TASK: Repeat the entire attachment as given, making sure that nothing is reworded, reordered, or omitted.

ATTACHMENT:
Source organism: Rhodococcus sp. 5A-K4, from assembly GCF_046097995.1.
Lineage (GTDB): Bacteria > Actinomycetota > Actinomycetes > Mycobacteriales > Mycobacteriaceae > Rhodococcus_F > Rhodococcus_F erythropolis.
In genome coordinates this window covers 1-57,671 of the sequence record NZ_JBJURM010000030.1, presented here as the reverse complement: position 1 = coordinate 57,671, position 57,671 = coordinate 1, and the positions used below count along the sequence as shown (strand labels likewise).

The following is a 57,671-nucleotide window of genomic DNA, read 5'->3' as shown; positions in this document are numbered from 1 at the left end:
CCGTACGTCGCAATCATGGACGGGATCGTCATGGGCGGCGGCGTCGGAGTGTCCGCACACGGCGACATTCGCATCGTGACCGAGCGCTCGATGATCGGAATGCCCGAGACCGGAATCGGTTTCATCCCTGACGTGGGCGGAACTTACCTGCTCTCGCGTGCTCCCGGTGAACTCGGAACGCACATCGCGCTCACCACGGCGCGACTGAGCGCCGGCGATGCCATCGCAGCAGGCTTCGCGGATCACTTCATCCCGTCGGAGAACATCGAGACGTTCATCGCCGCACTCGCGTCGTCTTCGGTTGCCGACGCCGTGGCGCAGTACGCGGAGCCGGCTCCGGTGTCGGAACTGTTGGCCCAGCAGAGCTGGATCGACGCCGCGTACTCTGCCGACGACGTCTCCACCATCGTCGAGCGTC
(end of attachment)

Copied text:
Source organism: Rhodococcus sp. 5A-K4, from assembly GCF_046097995.1.
Lineage (GTDB): Bacteria > Actinomycetota > Actinomycetes > Mycobacteriales > Mycobacteriaceae > Rhodococcus_F > Rhodococcus_F erythropolis.
In genome coordinates this window covers 1-57,671 of the sequence record NZ_JBJURM010000030.1, presented here as the reverse complement: position 1 = coordinate 57,671, position 57,671 = coordinate 1, and the positions used below count along the sequence as shown (strand labels likewise).

The following is a 57,671-nucleotide window of genomic DNA, read 5'->3' as shown; positions in this document are numbered from 1 at the left end:
CCGTACGTCGCAATCATGGACGGGATCGTCATGGGCGGCGGCGTCGGAGTGTCCGCACACGGCGACATTCGCATCGTGACCGAGCGCTCGATGATCGGAATGCCCGAGACCGGAATCGGTTTCATCCCTGACGTGGGCGGAACTTACCTGCTCTCGCGTGCTCCCGGTGAACTCGGAACGCACATCGCGCTCACCACGGCGCGACTGAGCGCCGGCGATGCCATCGCAGCAGGCTTCGCGGATCACTTCATCCCGTCGGAGAACATCGAGACGTTCATCGCCGCACTCGCGTCGTCTTCGGTTGCCGACGCCGTGGCGCAGTACGCGGAGCCGGCTCCGGTGTCGGAACTGTTGGCCCAGCAGAGCTGGATCGACGCCGCGTACTCTGCCGACGACGTCTCCACCATCGTCGAGCGTC